## Introduction

Quick Sort is another fast sorting algorithm that uses divide and conquer. In quick sort, an element is selected as a "pivot". The list is then divided into two sublists: a list of elements less than (or equal to) the pivot and a list of elements greater than the pivot. Each sublist is sorted and then appended together along with the origin pivot.

## Implementation

### Formalization

```Let quicksort(array) sort the array using quicksort

Base case:
quicksort([]) = []
quicksort([x]) = [x]

Recurrence:
Let pivot be a random element in array

quicksort(arr) = quicksort(arr[elements < pivot]) + [pivot] + quicksort(arr[elements >= pivot])

Example:
quicksort([6,1,4,3,5,7,9,2,8,0])
= quicksort([1,4,3,2,0] + [5] + quicksort([6,7,9,8])
= (quicksort([1,2,0]) + [3] + quicksort([4])) + [5] + (quicksort([6]) + [7] + quicksort([9,8]))
= (quicksort([0,1]) + [2] + quicksort([]) + [3] + [4]) + [5] + ([6] + [7] + [8, 9])
= (([0, 1] + [2] + []) + [3] + [4]) + [5] + ([6] + [7] + [8, 9])
= [0, 1, 2, 3, 4] + [5] + [6, 7, 8, 9]
= [0, 1, 2, 3, 4, 5, 6, 7, 8, 9]
```

### Code

We will implement our solution in Java that reflects our formalization in a way that is easier to understand, but more inefficient. In our code, we create new arrays to store partitions and merged results but we can actually do this in place without extra memory (left as an exercise).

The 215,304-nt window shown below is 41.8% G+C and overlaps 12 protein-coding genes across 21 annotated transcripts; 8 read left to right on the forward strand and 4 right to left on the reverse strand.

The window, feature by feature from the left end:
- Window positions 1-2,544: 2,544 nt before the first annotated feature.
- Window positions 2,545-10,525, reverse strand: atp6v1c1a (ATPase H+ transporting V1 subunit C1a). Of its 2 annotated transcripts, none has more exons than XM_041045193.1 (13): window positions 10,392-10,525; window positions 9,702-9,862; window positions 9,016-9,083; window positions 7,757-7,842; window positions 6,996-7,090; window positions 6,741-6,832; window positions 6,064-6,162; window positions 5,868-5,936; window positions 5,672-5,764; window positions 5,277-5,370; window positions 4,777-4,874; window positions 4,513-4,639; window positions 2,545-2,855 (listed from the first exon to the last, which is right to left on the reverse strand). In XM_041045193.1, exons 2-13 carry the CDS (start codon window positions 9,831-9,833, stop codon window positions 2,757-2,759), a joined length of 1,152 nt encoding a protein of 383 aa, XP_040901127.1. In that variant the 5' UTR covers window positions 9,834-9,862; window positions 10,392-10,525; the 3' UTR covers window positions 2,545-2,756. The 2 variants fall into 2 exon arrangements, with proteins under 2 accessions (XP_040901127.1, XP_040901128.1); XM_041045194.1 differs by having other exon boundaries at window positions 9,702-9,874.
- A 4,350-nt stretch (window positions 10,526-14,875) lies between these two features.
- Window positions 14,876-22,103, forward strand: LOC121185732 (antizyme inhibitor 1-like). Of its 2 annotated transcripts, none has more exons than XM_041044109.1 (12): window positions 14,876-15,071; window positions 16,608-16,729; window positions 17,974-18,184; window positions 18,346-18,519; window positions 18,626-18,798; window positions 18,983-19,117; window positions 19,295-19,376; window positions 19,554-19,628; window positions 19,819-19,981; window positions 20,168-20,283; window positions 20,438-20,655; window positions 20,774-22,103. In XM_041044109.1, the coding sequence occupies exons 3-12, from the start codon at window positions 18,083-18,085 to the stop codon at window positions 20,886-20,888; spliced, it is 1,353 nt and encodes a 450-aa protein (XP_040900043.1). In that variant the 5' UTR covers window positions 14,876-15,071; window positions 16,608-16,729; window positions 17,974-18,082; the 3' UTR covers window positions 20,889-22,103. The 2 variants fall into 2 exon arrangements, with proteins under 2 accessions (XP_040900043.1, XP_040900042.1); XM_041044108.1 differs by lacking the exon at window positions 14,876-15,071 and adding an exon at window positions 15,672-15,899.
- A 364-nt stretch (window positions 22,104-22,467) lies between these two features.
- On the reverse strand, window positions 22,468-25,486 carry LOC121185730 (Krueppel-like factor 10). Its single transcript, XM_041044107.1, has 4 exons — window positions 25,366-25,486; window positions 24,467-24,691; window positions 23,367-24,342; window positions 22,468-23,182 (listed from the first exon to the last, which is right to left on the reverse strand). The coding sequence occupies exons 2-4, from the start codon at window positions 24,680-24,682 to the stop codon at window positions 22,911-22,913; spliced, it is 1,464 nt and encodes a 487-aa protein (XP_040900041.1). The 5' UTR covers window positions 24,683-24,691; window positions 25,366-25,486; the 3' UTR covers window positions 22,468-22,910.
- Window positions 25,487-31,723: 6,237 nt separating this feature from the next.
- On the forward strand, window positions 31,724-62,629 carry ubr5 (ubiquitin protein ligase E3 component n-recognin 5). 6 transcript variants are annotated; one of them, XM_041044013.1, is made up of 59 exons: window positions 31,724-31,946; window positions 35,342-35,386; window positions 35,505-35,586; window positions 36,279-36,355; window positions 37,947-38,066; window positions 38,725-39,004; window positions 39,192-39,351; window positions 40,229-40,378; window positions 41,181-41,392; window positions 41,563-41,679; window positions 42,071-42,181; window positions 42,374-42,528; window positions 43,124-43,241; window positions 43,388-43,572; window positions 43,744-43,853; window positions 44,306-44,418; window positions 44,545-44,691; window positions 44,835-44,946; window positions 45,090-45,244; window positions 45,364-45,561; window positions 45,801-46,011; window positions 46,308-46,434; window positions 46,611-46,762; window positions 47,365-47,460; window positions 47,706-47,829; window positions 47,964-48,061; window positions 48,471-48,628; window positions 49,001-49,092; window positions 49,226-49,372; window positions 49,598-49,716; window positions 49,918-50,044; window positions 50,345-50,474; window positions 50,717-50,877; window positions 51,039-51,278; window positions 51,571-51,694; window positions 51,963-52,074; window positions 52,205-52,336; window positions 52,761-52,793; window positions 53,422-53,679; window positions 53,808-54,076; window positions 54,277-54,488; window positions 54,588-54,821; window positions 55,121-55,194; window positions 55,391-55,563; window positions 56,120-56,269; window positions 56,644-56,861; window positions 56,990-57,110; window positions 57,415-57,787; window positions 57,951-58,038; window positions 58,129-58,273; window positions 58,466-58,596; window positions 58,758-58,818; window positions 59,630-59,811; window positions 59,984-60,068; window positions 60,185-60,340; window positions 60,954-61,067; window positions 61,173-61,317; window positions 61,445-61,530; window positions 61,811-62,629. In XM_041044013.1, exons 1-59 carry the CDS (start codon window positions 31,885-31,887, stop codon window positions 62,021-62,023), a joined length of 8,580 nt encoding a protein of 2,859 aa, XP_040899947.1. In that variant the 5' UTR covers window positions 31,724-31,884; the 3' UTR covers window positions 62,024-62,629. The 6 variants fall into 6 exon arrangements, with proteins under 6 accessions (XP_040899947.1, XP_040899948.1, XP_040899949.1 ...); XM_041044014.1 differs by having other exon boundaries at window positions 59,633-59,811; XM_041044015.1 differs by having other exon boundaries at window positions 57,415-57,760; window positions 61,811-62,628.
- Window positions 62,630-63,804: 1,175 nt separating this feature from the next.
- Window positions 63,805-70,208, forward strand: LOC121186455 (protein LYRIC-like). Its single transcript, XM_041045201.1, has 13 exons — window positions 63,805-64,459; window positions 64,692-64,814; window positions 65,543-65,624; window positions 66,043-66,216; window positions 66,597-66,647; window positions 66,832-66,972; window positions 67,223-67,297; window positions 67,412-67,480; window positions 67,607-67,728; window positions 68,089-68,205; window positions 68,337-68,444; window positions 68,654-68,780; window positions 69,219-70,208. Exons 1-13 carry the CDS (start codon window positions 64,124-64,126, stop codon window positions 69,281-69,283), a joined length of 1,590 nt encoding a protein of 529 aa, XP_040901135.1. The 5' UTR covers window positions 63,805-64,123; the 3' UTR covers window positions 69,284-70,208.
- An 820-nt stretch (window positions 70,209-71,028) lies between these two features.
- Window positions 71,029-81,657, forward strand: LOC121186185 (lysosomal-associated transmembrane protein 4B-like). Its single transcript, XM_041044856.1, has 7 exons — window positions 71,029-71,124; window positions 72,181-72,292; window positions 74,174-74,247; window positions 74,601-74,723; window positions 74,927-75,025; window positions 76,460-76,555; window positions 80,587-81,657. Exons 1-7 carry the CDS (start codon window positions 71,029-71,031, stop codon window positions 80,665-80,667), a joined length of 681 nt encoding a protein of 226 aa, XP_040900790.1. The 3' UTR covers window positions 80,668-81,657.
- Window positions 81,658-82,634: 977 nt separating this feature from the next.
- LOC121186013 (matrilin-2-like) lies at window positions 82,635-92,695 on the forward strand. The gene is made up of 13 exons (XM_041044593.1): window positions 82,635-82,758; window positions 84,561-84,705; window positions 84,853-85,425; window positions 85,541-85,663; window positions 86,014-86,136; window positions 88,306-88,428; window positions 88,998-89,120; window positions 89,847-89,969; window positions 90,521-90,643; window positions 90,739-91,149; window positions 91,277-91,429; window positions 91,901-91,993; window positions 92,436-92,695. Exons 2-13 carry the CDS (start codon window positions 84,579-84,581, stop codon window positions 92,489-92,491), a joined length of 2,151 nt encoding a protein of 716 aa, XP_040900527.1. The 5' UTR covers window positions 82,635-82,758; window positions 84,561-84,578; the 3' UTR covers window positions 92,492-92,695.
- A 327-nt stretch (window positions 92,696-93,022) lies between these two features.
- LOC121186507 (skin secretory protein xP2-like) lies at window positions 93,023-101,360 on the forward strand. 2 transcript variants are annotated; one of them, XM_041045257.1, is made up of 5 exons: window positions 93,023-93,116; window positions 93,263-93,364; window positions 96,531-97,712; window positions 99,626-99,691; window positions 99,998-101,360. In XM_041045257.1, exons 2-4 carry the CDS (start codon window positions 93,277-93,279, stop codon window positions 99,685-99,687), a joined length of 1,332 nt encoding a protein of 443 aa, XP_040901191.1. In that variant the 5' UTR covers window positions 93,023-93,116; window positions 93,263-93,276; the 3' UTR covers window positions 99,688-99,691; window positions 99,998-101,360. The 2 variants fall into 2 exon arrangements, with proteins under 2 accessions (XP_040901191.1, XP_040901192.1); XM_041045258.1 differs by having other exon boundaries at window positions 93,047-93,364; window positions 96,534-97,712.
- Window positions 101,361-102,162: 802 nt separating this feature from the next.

```// Quick sorts array from [first..last]
public static Vector<Integer> quickSort(Vector<Integer> arr) {
// Base case if sorting one or zero elements.
if (arr.size() <= 1) {
return arr;
}
// Select a random pivot.
int pivot = (int) (Math.random() * arr.size());

// Store each part.
Vector<Integer> lower = new Vector<Integer>();
Vector<Integer> higher = new Vector<Integer>();
Vector<Integer> equal = new Vector<Integer>();

// Splits element into each part.
for (int i = 0; i < arr.size(); i++) {
if (arr.get(i) < arr.get(pivot)) {
}
else if (arr.get(i) > arr.get(pivot)) {
}
else {
}
}

// Combine results of all parts.
Vector<Integer> result = new Vector<Integer>();